Yesterday the Fed announced an open-ended commitment to monetary easing. That is, they didn’t announce a specific amount of easing, they announced that they would buy $40 billion in mortgage-backed bonds every month for an indefinite period until the labor market showed signs of recovery. This was an attempt to leverage the “expectations channel” — that is, to affect the behavior of the market by making a credible promise that monetary policy will remain loose far into the future.
So who should we credit for the idea that Fed guidance could be an important policy tool when short-term interest rates are already at the Zero Lower Bound and can’t be reduced further? Maybe the guy who wrote this in 2004:
Although communication is always important, its importance may be elevated when the policy rate is constrained by the ZLB. In particular, even with the overnight rate at zero, the central bank may be able to impart additional stimulus to the economy by persuading the public that the policy rate will remain low for a longer period than was previously expected. One means of doing so would be to shade interest-rate expectations downward is by making a commitment to the public to follow a policy of extended monetary ease. This commitment, if credible and not previously expected, should lower longer-term rates, support other asset prices, and boost aggregate demand.
The author of this paper, of course, is Ben Bernanke (along with Vincent Reinhart and Brian Sack). It’s a pretty well known paper, and the only reason I bring it up is to provide a counterpoint to a bit of budding blogosphere triumphalism that credits economist Scott Sumner with being the driving force behind yesterday’s Fed announcement. Tyler Cowen, for example, wrote that the Fed’s move “probably would not have happened  if not for the heroic blogging efforts of Scott Sumner.”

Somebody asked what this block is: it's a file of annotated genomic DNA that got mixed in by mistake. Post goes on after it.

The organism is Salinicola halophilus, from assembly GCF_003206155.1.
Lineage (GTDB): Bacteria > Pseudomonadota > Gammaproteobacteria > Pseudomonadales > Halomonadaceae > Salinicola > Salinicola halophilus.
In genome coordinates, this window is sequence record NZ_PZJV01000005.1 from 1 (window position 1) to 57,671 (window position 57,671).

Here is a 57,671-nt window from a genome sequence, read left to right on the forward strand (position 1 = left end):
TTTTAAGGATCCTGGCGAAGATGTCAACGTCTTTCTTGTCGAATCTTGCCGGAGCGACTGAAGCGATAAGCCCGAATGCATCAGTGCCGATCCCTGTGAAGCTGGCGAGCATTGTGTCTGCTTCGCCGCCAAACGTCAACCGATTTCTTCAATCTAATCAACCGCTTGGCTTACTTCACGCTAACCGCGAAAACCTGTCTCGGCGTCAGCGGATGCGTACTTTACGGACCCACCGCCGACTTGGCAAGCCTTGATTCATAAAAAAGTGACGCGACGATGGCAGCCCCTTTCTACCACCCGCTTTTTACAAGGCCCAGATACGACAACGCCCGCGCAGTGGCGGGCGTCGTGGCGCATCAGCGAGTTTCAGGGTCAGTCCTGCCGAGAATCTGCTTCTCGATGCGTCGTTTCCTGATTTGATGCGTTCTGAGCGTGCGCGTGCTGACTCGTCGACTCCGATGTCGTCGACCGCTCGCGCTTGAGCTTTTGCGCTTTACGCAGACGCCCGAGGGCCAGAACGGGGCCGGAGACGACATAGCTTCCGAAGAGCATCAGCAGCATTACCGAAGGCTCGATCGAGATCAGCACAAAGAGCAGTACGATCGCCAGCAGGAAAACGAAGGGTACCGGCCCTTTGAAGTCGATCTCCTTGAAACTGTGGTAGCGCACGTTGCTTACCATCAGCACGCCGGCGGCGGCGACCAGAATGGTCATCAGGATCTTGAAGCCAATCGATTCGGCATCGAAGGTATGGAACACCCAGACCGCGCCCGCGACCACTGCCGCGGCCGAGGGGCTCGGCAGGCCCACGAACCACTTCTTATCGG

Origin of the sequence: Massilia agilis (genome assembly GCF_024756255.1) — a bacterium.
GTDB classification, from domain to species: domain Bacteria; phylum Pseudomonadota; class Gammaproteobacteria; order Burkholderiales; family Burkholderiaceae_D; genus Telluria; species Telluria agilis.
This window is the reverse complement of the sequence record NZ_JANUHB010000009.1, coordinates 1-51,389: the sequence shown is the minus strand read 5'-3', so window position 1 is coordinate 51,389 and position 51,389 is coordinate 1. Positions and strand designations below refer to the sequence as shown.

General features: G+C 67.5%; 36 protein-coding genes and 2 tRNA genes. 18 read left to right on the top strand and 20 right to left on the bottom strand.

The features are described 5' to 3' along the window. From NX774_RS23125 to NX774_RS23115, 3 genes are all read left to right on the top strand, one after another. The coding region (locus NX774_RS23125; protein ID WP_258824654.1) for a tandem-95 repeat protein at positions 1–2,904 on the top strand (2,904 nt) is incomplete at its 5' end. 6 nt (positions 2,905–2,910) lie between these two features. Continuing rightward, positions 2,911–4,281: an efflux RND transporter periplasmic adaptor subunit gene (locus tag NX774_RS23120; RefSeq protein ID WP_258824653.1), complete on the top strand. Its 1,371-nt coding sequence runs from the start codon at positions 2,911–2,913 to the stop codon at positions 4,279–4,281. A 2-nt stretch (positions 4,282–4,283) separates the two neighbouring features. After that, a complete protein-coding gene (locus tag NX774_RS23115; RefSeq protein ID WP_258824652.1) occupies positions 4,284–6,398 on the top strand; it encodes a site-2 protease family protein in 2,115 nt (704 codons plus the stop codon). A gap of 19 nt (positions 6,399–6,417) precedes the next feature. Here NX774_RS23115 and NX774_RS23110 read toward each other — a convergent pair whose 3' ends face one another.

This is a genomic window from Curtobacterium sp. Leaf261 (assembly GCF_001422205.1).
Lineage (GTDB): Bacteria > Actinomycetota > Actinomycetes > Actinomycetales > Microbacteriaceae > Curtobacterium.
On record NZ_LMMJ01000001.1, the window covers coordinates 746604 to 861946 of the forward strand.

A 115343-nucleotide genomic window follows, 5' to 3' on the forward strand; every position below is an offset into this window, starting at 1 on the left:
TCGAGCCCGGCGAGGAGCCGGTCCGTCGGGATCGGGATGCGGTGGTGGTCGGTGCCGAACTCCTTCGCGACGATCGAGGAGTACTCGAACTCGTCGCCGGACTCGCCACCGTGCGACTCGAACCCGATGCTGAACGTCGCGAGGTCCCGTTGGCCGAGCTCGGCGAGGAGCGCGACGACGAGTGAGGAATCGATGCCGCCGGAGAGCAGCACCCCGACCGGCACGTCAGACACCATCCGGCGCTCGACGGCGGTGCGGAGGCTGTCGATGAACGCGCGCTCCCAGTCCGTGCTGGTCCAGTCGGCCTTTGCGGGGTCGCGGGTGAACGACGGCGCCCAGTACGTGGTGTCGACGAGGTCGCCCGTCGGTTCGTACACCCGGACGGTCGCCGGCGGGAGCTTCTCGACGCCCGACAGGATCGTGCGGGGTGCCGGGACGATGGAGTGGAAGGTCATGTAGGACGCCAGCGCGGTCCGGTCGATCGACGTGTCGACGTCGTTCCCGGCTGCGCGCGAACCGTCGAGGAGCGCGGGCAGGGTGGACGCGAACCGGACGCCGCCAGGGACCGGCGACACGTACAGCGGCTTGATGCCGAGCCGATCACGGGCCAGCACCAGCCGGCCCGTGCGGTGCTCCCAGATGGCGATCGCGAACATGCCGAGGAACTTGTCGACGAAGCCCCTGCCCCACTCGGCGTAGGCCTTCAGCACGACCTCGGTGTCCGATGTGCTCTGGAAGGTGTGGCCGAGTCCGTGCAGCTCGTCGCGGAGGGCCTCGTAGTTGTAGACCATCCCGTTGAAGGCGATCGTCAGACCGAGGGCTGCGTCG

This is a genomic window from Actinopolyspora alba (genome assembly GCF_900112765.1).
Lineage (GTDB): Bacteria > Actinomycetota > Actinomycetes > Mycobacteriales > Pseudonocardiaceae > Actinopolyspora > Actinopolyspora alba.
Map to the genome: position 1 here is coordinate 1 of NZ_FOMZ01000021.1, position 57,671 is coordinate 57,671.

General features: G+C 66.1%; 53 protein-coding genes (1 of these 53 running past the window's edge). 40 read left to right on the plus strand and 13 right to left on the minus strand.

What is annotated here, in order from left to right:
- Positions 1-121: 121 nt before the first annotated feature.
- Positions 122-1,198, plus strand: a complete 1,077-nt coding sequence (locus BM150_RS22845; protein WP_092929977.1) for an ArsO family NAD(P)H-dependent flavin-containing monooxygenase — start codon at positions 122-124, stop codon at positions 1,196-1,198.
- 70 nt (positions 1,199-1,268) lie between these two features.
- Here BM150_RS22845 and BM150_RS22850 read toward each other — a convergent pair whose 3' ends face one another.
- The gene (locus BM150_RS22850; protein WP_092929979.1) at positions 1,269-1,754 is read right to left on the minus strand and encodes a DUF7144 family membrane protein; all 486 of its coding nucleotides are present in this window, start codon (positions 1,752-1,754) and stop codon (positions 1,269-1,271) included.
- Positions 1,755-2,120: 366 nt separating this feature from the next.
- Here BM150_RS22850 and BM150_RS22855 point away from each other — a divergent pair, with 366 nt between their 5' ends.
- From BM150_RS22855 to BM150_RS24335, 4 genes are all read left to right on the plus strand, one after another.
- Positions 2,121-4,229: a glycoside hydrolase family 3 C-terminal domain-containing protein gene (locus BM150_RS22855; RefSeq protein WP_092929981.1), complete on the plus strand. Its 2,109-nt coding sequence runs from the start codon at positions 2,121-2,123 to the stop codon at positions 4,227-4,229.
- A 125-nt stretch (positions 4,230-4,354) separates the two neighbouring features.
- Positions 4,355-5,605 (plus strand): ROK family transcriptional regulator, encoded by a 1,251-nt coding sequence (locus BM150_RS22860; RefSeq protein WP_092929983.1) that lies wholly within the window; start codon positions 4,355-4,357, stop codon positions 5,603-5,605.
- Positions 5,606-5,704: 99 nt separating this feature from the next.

I’m not so sure. Sumner has done heroic work, writing energetically about the power of Fed guidance for the past couple of years. There’s no question that he’s raised awareness of the topic, and he deserves kudos for that. At the same time, Ben Bernanke is one of the foremost monetary economists of our time, a guy who’s written extensively about historical episodes where conventional monetary policy has lost traction. I honestly don’t think he needed Scott Sumner to remind him of his options.
I know this sounds a little churlish, and I apologize for that. But I suspect the real backstory is a lot more complicated — and probably a lot more interesting, too. After all, Bernanke didn’t just have a sudden brainstorm yesterday. He already knew the expectations channel could be an important tool. What Bernanke really accomplished yesterday was to get near unanimity from his Fed colleagues to give the expectations channel a try, something I suspect he’s been working on for a while. What that took wasn’t a daily reading of Sumner’s blog, it was the simple passage of events. Up to now, his colleagues on the FOMC hadn’t all been convinced that further aggressive action was necessary, and a split FOMC obviously makes it impossible to make the kind of credible commitment that the expectations channel requires. But last year’s QE2 had a limited effect, Congress appears to be deadlocked on any kind of fiscal stimulus, and the labor market over the past four months has continued to weaken. Yesterday, at long last, nearly everyone on the board was willing to agree that something more was necessary. They were finally ready — very softly and very gingerly — to make a small and fairly fuzzy effort to use Fed communication as a tool to set future expectations.
Sumner may very well have played a role here. So did Michael Woodford. So, probably, did many others. But at a guess, the biggest role was played by exactly the guy you’d expect: Ben Bernanke.